Wednesday, October 19, 2011

3 Considerations When Considering a Cruising Cat


high clearance and light
Ok, so you’re looking for a cruising cat. Or, you already have one, and you know what is good, and less than good, about that cat. The following are some discussion points that everyone hears over and over. Do they really apply to you? You tell me!
1.       Bridgedeck clearance. Hey, there are a bunch of boats out there for sale that have lower than advised bridge clearance.  You can get a relatively great deal on one of these boats. So how much does clearance REALLY matter?
Answer: A lot if you plan to go offshore, or sail upwind frequently. A cruising cat with low clearance pounds relentlessly, and is incredibly uncomfortable. A pounding cat ruins your sailing experience, and will relegate you to early insanity.
HOWEVER! If you sail 90% of the time in coastal or protected waters, one of these boats can be a great deal, and make a perfect liveaboard. Even if you plan to move the boat long distances once in a while, the tradeoff might be worth it. There are many South African cats in this category.
2.       Weight and payload. This boat is going to be your home, and you want to have all the amenities of home. How big of a boat do you need to allow you to carry what you want, and still have your boat sail?
Answer:  Before you buy, you need to reconcile what is acceptable performance, and what you need to bring with you to live comfortably. Do you need to have air conditioning, washer/dryer and a generator?  In the 40-foot range, there are going to be compromises, but it is possible to have a boat that will sail acceptably and carry a well considered amount of home amenities. If you want a boat that will sail 200 miles a day and have three cabins, entertainment stuff, and carry all your toys, you need something larger—maybe 46’, 48’ or even 50’ plus.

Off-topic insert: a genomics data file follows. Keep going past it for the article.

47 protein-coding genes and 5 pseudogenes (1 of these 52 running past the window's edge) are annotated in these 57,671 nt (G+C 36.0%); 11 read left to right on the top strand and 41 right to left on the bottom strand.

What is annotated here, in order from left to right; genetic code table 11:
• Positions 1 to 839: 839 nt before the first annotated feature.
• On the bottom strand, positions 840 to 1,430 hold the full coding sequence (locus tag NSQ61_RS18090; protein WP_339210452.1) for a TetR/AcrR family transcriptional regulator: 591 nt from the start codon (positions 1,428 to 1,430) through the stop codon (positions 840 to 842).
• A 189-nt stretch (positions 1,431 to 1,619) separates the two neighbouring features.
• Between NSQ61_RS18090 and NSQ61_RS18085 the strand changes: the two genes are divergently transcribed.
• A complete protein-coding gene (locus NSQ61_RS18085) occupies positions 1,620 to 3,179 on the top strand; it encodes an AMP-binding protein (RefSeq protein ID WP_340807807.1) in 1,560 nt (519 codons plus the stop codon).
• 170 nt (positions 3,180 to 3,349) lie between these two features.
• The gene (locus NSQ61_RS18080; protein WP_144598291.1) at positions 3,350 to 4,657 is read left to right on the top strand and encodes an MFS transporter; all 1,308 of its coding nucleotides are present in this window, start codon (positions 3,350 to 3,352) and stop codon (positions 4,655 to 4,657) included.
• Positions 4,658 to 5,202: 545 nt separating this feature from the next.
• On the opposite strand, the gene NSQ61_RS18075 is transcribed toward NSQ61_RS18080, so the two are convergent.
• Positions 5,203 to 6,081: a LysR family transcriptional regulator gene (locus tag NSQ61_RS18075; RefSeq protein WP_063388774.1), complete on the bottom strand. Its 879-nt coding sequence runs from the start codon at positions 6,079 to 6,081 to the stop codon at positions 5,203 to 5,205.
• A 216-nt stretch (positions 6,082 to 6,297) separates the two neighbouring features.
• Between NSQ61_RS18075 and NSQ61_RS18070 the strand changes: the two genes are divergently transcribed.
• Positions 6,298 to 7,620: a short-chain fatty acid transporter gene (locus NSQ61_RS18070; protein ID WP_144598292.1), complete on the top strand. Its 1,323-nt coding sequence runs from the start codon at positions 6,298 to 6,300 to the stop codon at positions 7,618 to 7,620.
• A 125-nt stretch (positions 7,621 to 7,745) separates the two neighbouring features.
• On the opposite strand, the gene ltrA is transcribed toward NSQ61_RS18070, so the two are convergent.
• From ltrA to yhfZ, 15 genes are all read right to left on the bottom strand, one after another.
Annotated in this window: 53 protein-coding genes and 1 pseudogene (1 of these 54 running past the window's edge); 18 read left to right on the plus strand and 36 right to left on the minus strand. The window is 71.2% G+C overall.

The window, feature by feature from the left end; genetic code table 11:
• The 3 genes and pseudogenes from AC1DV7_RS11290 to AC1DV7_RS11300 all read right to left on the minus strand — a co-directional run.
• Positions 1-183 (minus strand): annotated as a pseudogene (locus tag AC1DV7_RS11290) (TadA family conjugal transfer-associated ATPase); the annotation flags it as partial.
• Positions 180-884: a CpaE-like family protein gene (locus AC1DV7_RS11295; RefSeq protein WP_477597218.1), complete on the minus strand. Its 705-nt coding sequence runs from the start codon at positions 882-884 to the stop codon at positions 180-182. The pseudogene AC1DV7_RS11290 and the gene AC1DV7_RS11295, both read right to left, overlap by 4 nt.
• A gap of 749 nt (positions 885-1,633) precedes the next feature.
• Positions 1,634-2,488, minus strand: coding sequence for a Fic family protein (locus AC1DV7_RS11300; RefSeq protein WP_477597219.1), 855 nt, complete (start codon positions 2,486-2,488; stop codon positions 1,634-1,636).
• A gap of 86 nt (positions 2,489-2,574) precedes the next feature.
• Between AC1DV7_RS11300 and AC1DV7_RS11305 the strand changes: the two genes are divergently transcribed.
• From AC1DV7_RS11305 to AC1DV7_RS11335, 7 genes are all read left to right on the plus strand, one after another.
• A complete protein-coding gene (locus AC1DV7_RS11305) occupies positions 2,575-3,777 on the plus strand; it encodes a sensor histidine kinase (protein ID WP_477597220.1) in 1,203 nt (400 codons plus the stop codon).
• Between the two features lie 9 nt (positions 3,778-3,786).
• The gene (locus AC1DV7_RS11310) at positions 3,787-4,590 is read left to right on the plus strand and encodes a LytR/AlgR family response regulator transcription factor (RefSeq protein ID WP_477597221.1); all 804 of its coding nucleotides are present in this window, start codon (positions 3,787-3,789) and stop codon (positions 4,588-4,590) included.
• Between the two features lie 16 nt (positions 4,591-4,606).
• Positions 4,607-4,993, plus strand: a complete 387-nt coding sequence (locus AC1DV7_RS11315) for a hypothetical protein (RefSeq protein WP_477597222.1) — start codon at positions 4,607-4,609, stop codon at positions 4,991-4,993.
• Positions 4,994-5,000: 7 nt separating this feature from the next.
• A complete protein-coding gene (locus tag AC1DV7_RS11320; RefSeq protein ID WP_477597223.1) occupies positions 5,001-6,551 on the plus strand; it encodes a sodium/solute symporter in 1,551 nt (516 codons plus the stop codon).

3.       This is a buyer’s market; you can “steal” a boat these days!
Answer: There are great deals out there, absolutely. The part of the market that is particularly vulnerable is in ex-charter boats. So, if you think you can accomplish what you want with a boat that has been in service for a while, you are in business. Here is the problem. In the evolution of the cruising cat, many buyers are now looking for a dream boat with more innovations and performance. For cats that are un-chartered, owner versions, with daggerboards and high bridgedeck clearance, the deals dry up a bit. Each one of those points increases desirability and limits the inventory of boats out there. Owner version boats are worth at least 20% more than their charter version counterparts, and often much more than that. Daggerboards are worth 15-20% over keels, and for many are mandatory. It goes on and on. SO, the truth is, the buyer’s market is there, but well-designed owner version cats have not devalued at all in the recent recession

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